Sounds like your town have more regulations than it needs, you must be near Chicago! Is it still possible for a homeowner to do their own work such as replacing an outlet or does everything have to be done by an electrician?
 

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Here's the thing: it's not inherently unsafe if it's done safely (connections are done well, etc...), but we have no way of knowing whether it's done safely. The fact that he didn't do it to code--that he didn't even *mention* the code issue with having it on the furnace circuit--means he either doesn't know what he's doing or he's unwilling to tell you there is a code issue.

Either way, it means that even if you're comfortable having a handyman do work that legally and for insurance reasons needs to be done by a professional, *this handyman* is not someone you want to trust with this kind of work. Guilds often limit the labor pool irrationally, but they *also* provide some standards and knowledge that are important. The worst electrician isn't better than the best handyman, but on average an electrician's electrical work is a *lot* better than a handyman's, and that becomes more true as the electrical task becomes more complex.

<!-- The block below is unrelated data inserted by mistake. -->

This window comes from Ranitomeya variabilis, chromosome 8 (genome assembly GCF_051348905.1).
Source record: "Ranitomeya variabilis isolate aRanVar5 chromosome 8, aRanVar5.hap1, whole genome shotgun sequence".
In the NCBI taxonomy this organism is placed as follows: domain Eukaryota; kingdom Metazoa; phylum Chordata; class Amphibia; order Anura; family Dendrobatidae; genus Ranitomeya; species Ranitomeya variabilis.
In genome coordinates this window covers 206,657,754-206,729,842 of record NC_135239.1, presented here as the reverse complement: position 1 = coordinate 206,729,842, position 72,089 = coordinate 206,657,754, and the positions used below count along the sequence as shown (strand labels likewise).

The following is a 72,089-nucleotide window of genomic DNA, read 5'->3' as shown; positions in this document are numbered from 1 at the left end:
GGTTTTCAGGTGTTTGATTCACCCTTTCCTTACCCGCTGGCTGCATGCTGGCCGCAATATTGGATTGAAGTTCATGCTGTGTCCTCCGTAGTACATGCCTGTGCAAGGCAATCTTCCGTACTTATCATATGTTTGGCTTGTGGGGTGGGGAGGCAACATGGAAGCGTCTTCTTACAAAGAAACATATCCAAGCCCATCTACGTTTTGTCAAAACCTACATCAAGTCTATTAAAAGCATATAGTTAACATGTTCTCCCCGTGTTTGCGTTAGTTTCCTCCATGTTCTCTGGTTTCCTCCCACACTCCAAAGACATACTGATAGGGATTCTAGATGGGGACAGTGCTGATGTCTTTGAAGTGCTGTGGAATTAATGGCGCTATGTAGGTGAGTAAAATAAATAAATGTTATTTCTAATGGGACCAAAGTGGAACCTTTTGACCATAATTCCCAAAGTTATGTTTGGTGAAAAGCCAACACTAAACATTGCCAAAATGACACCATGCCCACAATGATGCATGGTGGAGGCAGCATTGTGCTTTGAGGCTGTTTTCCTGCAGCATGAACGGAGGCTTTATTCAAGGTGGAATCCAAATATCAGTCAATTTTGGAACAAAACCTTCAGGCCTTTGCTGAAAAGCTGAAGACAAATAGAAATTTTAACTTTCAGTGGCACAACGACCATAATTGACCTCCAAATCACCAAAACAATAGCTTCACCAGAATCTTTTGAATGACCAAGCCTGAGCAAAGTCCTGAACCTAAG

The electrician also has liability insurance if your house burns down because he messed up. And is less likely to burn your house down.

Final point: the more things are on a circuit, the more likely you are to have a problem with it. You don't want to have a problem with the circuit for the furnace.
 

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So now if the pull chain light, florescent light, or attic exhuast fan short out, you have no heat.
 

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I guess the handyman should have disconnected the existing light and exhaust fan, then told you it's not allowed.

Then you could call in an electrician that would have more likely than not, put it back the way it was, and told you "That guy was an idiot.".


Seen it before.

Just because a guy holds an electrical license doesn't mean he will follow the code.

It's easy to sit on the interenet and talk about how ALL electricians are doing the job to code, and ALL the handymen are not.

No doubt that since he's only a handyman, he doesn't know how to use wire strippers, wire nuts, etc, etc. After all, he's just some dumb ass handyman.
 

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It doesn't matter how a handyman or a hack electrician would do it. It doesn't matter how safe you think it is. This site only offers info that is code compliant.
I missed the fact that the furnace was on the circuit when I said it was OK.
 

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Just because a guy holds an electrical license doesn't mean he will follow the code.

It's easy to sit on the interenet and talk about how ALL electricians are doing the job to code, and ALL the handymen are not.